The first thing she did was investigate the room opposite the balcony’s entrance, but it was merely a closet. Next, she went back into the tunnel with the small lamp she took from the hallway where she witnessed the terrible act and went down the left-hand path. It led to a dead-end of broken rock. Whoever crafted the tunnel apparently abandoned the project at that point.
She went back into the secret entrance and began her search for Dr. Mokts, but he was nowhere to be found.
After all was inconclusive, she stood at the balcony of the third tier and looked over the library. All was serene, the scholars and acolytes busy in their personal projects, oblivious to anyone and everyone else. Drake was sprawled on the stone beside the altar. From here, she could see the two oracles from Cleyra, Sofie and Kildea, conversing in the reading room. The everyday harmony of Daguerreo.
It was time.
She went up to her room where Dr. Francis snored loudly. As quietly as she could, she retrieved her trident and armor and went down to the weaponsmith. Some looked at her for a curious moment, but all nonchalantly shrugged and ignored her. Which was perfectly fine. Crabsy looked over her equipment, shined some rusty spots, made sure the links and hooks were strong, and created a cacophony of clanging metal for a good twenty minutes. None complained. After he deemed her wares as strong and durable as the day they arrived at the library, she returned them to her room and went back down to Missy’s shop. Missy was away but she had left her wares available upon the integrity of the rare visitors that came down to Daguerreo.
Freya gathered a few essentials and dropped some extra coin into the jug under the counter, just in case someone did happen to cheat poor Missy. With this she returned to her room and placed them in a small sack that would hang at her waist inside her coat.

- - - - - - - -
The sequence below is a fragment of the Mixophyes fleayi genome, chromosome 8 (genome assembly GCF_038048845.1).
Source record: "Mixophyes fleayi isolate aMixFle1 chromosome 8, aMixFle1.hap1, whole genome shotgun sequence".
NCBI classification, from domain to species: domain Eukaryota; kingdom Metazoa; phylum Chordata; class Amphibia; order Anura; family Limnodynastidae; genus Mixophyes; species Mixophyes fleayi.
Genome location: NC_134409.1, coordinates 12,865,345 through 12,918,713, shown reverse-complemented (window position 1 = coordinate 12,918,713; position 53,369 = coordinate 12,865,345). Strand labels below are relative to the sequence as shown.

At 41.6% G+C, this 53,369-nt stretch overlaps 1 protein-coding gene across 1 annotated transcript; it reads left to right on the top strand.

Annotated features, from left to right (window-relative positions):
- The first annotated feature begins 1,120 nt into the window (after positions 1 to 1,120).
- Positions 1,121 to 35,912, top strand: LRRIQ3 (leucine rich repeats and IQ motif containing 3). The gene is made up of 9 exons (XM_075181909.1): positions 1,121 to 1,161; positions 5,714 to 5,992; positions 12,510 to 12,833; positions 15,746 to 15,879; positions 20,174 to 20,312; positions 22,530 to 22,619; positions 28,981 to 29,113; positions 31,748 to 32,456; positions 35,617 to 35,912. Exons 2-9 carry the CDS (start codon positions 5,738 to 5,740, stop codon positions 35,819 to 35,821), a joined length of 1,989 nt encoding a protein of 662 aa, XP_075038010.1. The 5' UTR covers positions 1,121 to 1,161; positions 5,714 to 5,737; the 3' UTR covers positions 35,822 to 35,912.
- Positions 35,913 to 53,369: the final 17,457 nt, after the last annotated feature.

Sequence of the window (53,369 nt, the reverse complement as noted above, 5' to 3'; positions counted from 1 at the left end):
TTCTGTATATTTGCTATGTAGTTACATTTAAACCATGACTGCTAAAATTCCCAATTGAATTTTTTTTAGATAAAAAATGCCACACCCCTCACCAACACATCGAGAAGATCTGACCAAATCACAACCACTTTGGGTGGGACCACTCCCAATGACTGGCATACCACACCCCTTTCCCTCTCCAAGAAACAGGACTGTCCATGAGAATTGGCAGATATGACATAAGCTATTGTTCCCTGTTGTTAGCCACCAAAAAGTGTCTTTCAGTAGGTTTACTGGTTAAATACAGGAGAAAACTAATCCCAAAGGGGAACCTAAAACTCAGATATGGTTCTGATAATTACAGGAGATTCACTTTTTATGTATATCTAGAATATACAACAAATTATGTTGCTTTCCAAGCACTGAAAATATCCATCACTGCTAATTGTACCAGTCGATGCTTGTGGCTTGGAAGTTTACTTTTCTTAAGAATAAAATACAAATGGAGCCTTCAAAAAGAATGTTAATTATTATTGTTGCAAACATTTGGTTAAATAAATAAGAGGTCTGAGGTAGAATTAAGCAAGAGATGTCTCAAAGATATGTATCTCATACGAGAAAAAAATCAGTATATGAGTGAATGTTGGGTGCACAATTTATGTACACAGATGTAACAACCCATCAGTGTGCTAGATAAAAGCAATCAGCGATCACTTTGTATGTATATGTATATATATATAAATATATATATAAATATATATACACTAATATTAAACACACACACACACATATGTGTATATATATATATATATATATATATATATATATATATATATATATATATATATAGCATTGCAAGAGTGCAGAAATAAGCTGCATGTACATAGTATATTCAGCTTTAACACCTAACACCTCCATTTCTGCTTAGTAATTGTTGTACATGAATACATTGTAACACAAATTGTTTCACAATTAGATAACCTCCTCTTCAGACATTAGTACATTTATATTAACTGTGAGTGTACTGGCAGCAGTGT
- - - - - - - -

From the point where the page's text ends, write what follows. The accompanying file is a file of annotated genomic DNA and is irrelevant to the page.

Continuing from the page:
The last stop would be the Synthesizer. And perhaps Drake.
She closed the door. Dinner hour would be soon. She wasn’t sure what time Dr. Francis would awaken, but she would be ready should it be by sunset. She made a slow roundabout trip from the fourth level, down through the third level, then down to the second, but Dr. Mokts was still nowhere to be found.
Could it be that he was on that airship?
As she passed by Missy’s shop toward the Synthesizer (he was probably napping), she spied the entrance to Daguerreo open and a misshapen silhouette entering the library. The figure kicked closed the entrance door and strode proudly to the ramps. She stopped when she saw him come out from the shadowy hearth and wasn’t sure what to make of his appearance.
He stepped up onto the first dais, stopped and stared back at Freya, then raised one of his four arms and pointed at her. Then he pointed to the floor he stood on.
I may as well get used to jumps again, she sighed and lightly launched herself from the balcony’s edge. He didn’t move a muscle as she landed exactly where he pointed at on the floor. His shock of red hair flopped as he looked her up and down from behind his helmet, twin oversized daggers still poking out from his boots. Unlike before though, now he had a second large sword sheathed at his side.
“Gilgamesh,” Freya exclaimed, bowing slightly, “your travels have treated you well, I hope?”
“Indeed, clever ratta,” he bowed in reply.
“What brings you back to this quiet place again, may I ask?”
“Eh,” he folded both pairs of arms. “It’s a strange world out there. Doesn’t feel right. Cards are at an all-time low. I need some entertainment.”
“Here?” Freya put her hand over her mouth and smiled.
“Eggs, fish and gravy,” he bowed low. “I’m on the lamb, need I say more?”
“You have my respect, as always,” Freya replied. “I’m afraid things aren’t well here, either.”
“You don’t say? Drake stirring trouble again, is he?”
“Not exactly. There have been two unnatural deaths here and I believe a certain book is behind it.”
His lower pair of arms went to his hips. “Here too then?” He shook his head. “That’s why I came here. I’ll sit tight till it blows over. I’m not getting involved this time.”
“You weren’t involved the last time..?” Freya frowned.
“That was dirty business. And Enkido never did get me that legendary sword. What a whole lot of good that did me. Now look,” he raised his arms in the air. “I’m a failure.”
“You’ll be fine,” she smiled.